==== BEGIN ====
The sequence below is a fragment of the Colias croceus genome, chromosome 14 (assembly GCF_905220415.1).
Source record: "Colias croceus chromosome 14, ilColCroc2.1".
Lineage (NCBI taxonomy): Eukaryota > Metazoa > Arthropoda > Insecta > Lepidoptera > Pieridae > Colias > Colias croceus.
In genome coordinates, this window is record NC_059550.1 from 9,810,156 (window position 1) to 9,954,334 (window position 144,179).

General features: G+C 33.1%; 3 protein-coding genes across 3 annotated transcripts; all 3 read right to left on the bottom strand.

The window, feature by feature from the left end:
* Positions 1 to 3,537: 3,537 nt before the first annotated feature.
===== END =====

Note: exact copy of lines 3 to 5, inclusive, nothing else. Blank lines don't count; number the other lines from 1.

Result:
Lineage (NCBI taxonomy): Eukaryota > Metazoa > Arthropoda > Insecta > Lepidoptera > Pieridae > Colias > Colias croceus.
In genome coordinates, this window is record NC_059550.1 from 9,810,156 (window position 1) to 9,954,334 (window position 144,179).

General features: G+C 33.1%; 3 protein-coding genes across 3 annotated transcripts; all 3 read right to left on the bottom strand.